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Reviewing just one type of penalty won’t work, and the Steelers proved it on Sunday

When only one particular penalty is reviewable during a play, it creates a situation where multiple penalties were missed but only one can be enforced

Seattle Seahawks v Pittsburgh Steelers Photo by Justin Berl/Getty Images

It was meant to fix the calls that were obviously blown. Unfortunately, the new rule for 2017 where pass interference calls were challengable and subject to review has confused both NFL fans and analysts so far with its application. As games progressed on Sunday afternoon, NFL Hall of Fame coach and former Steelers player and a defensive coordinator Tony Dungy voiced his frustration with understanding the rule via Twitter.

It was just over an hour later Dungy share his opinion on the reversal of the call in the Steelers-Seahawks game.

Even during Sunday Night Football where Dungy is a pregame and halftime analyst there was a call which seemed to not follow the standard outlined by the league.

One thing is abundantly clear when it comes to the new review procedure for pass interference penalties: the standard the league is using is extremely unclear. While the standard is supposed to be “clear and obvious” in order for it to be overturned, some replays which seem to fit the standard are not overturned while plays some feel should not even be reviewed are than overturned. The inconsistency is frustrating across the league.

While the NFL officiating office in New York is continually showing it’s complete ineptitude in handling the situations, a fatal flaw in the rule itself has become very apparent after only two weeks. The game-changing play against the Steelers on Sunday is a prime example of why only reviewing parts of a play may never fairly determine the outcome of the play in full.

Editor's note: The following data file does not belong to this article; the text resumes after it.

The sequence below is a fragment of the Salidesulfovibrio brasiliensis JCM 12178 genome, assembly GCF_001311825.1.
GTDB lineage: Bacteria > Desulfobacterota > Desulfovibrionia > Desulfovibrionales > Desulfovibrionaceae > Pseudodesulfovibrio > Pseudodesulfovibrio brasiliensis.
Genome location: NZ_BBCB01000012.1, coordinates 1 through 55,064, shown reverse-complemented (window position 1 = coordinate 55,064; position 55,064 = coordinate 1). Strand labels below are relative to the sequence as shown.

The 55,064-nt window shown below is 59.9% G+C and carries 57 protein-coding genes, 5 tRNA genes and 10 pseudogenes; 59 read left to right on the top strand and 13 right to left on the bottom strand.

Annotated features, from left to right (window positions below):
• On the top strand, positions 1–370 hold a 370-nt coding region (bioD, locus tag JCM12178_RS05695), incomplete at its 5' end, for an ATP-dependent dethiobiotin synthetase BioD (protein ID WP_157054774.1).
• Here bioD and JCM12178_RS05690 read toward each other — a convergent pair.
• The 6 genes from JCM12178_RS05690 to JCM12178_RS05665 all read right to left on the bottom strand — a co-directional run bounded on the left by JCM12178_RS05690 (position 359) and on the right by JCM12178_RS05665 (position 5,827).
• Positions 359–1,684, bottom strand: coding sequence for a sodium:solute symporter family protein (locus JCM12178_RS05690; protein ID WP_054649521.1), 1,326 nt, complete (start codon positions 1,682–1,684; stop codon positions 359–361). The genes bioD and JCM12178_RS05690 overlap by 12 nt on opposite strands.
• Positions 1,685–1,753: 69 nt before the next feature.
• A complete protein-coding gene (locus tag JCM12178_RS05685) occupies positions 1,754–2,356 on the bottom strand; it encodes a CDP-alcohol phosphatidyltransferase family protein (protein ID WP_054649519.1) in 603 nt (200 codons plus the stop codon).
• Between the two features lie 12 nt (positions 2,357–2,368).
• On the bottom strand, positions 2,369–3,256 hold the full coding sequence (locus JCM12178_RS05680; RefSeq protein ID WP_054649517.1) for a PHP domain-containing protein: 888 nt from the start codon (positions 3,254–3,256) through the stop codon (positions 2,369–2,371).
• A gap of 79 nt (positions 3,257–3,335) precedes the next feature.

If the NFL truly wants to be fair when it comes to officiating, you can’t change judges partway through the competition. If performing in a talent show, it’s not fair to take the score of one judge for one competitor and compare it to the score of a completely different judge for another. What they each subjectively see is not going to be a fair comparison. It would be much like changing the home-plate umpire for the top and bottom of an inning every game in baseball. What one may consider a borderline strike another may call a ball. Both teams expect to be governed by the same interpretation of the rules.

Enter Al Riveron, the head of officiating in the New York office who sticks his nose into game situations where it does not belong. Once a play goes to review, there is no reason for someone to make a call based on a slow-motion replay in a game where they haven’t been making calls the entire time. Some officials allow more contact in certain games than others. While the flow of the game might have allowed a lot of contact, now someone watching the game in New York is making the call based on what they feel is correct. It would be much like a baseball umpire getting to decide if a key pitch is a ball or strike when players have been adjusting their game based on what another umpire has been calling. For a complete rundown of the review process which shows it is NOT the game officials making the call, check out a visual interpretation of the process according to the NFL HERE.

For this reason alone, pass interference penalties should not be reviewed. Or if they are, it should be solely at the discretion of the official who did or did not make the call. Not even the head official should be determining these plays unless they were the one making the specific real-time judgment. Additionally, pass interference can look more or less egregious when it comes to slow motion. The only way a call should be overturned is if the official involved with the call gets to watch a replay at game speed.